The Chatwal Lodge
Located in the Catskill Mountains and so not strictly speaking in the Hudson Valley, this exciting new property, slated to open as our September issue goes to press, is tipped to be so hot that we make no excuse for including it. A sister hotel to New York City’s highly-regarded Chatwal, a luxury, razzmatazz space close to Times Square, this is something of a town-and-country mouse scenario. You want bright lights, big city, you head to The Chatwal. You seek quiet, solitude and astonishing natural beauty in a 2,500-acre preserved wilderness in the fresh air of the Catskills, you head to The Chatwal Lodge.
The hotel is the brainchild of visionary hotelier Sant Singh Chatwal, who has spared no expense in making his new property, located on Sullivan County’s Chapin Estate, the new template for Catskills luxury, while marrying it with the beauty of the great outdoors — which is a lot more difficult to achieve than it sounds. Architect and builder Steve Dubrovsky, who bought the entire Chapin Estate more than 20 years ago, has mandated a 19th century Adirondack aesthetic in the design, so you can expect shedloads of natural wood in the guest rooms and suites, with vaulted ceilings and functional but rather beautiful handmade furniture. Bathrooms feature outdoor showers, and there are indoor, deep soaking tubs for the less adventurous.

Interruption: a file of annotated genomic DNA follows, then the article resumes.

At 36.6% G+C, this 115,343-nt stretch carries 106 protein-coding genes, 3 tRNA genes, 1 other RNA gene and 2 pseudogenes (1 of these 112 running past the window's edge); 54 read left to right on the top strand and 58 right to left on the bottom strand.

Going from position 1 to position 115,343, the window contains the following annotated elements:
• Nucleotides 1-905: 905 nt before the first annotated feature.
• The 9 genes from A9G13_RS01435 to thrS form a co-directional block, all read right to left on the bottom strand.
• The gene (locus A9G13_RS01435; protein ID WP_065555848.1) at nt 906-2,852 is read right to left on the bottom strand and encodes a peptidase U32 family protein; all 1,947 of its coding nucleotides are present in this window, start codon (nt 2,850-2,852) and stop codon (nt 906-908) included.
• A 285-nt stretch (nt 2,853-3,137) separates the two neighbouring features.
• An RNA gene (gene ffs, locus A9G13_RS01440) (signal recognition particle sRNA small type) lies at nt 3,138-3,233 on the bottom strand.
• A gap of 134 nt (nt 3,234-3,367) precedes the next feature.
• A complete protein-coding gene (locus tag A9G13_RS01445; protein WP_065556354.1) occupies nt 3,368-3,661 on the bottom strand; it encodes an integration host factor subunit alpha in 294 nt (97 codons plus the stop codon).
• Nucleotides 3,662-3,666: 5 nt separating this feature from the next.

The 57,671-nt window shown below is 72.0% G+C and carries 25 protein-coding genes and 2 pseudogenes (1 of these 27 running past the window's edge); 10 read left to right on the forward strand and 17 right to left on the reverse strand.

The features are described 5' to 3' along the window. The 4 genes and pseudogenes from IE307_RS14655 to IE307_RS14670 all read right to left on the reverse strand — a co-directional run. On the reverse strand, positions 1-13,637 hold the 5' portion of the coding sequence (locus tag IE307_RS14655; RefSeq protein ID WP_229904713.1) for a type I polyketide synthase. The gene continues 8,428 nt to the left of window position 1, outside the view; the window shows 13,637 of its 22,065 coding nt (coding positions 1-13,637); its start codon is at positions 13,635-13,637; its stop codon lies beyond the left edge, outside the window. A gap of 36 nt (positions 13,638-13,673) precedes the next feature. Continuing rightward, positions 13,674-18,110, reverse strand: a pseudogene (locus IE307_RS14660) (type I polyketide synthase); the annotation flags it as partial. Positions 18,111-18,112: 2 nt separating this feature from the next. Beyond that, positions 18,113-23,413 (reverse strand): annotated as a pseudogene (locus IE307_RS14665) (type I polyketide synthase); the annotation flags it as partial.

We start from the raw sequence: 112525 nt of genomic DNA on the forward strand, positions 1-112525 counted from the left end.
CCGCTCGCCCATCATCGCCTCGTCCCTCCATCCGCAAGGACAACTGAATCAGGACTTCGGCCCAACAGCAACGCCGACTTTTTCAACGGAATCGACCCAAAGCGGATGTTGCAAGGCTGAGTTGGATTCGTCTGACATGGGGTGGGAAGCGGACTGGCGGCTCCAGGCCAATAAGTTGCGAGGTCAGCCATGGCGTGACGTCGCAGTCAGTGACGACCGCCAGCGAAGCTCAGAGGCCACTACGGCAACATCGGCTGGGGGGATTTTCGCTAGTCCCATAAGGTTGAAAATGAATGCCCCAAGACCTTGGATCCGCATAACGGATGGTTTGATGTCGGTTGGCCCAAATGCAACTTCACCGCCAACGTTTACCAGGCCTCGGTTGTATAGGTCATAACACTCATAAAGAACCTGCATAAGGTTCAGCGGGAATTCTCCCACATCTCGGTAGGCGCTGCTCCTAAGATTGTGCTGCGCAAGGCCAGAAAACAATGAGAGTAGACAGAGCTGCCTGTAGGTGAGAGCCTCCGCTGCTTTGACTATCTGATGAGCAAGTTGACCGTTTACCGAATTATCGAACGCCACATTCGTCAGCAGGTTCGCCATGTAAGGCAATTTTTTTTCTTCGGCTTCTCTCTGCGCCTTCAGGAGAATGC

Suites come with kitchens and their own dining areas, making Chatwal Lodge entirely conducive to “natural” social distancing, restorative retreats and upscale, multigenerational vacations. And, as you would expect, when it comes to dining great emphasis is placed on the natural bounty of the Catskills, with local cheesemakers, farmers and growers all well represented. The jury must still be out until after opening, however, on Chatwal’s tantalizing prospect of “localism through a culinary lens.”
All the way up in Hudson, the recently opened, 11-room Maker is certainly making its mark. It’s a gorgeous property, surely designed with sybarites in mind. Imagine a beautiful, flower-filled Georgian house — antique filled bedrooms with rich swags and custom-made beds. Consider an elegantly proportioned conservatory restaurant ( as well as very hip, very ‘Hudson’ juice bar, along with an Edwardian-style cocktail bar) and young staffers so obliging, so friendly, so utterly intuitive, they seem to know what you want before you know it yourself. Oh, and then there is the pool, small but perfectly formed, which could have been lifted directly from the Hollywood Hills (or maybe Umbria), which you should take advantage of before summer is entirely over. The Maker is all the more remarkable because two of its three founders, Lev Glazman and Alina Roytberg, are not professional hoteliers. Indeed, they are not hoteliers at all. But they are the creators of cult brand Fresh Beauty — now owned by LMVH — so there’s nothing they don’t know about quality goods, pampering the customer and raising the aesthetic. Suddenly, the idea that they have established such a chic retreat makes perfect sense.
For more, visit hoteldylan.com, salthotels.com, roundhousebeacon.com, thechatwallodge.com and themaker.com.